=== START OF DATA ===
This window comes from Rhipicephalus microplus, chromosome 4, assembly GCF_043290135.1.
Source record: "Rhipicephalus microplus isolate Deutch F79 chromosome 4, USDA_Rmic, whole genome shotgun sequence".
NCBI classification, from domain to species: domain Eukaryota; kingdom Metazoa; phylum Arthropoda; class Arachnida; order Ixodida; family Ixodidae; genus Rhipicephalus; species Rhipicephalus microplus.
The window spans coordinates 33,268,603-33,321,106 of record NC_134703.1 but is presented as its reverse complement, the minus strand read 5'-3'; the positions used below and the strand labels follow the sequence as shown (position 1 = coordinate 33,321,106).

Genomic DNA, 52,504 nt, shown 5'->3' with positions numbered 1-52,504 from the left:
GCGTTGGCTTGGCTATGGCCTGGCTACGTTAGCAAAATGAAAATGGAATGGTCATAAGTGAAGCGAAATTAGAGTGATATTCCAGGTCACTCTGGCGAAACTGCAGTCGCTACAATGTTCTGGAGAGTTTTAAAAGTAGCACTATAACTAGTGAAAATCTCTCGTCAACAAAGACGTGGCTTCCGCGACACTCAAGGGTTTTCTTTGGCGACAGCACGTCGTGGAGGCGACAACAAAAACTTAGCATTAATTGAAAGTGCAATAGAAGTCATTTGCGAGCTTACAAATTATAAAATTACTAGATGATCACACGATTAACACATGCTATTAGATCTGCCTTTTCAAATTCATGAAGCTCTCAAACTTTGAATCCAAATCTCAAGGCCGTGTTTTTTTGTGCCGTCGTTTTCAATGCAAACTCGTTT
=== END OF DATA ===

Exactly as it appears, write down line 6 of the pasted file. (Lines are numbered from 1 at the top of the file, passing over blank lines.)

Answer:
GCGTTGGCTTGGCTATGGCCTGGCTACGTTAGCAAAATGAAAATGGAATGGTCATAAGTGAAGCGAAATTAGAGTGATATTCCAGGTCACTCTGGCGAAACTGCAGTCGCTACAATGTTCTGGAGAGTTTTAAAAGTAGCACTATAACTAGTGAAAATCTCTCGTCAACAAAGACGTGGCTTCCGCGACACTCAAGGGTTTTCTTTGGCGACAGCACGTCGTGGAGGCGACAACAAAAACTTAGCATTAATTGAAAGTGCAATAGAAGTCATTTGCGAGCTTACAAATTATAAAATTACTAGATGATCACACGATTAACACATGCTATTAGATCTGCCTTTTCAAATTCATGAAGCTCTCAAACTTTGAATCCAAATCTCAAGGCCGTGTTTTTTTGTGCCGTCGTTTTCAATGCAAACTCGTTT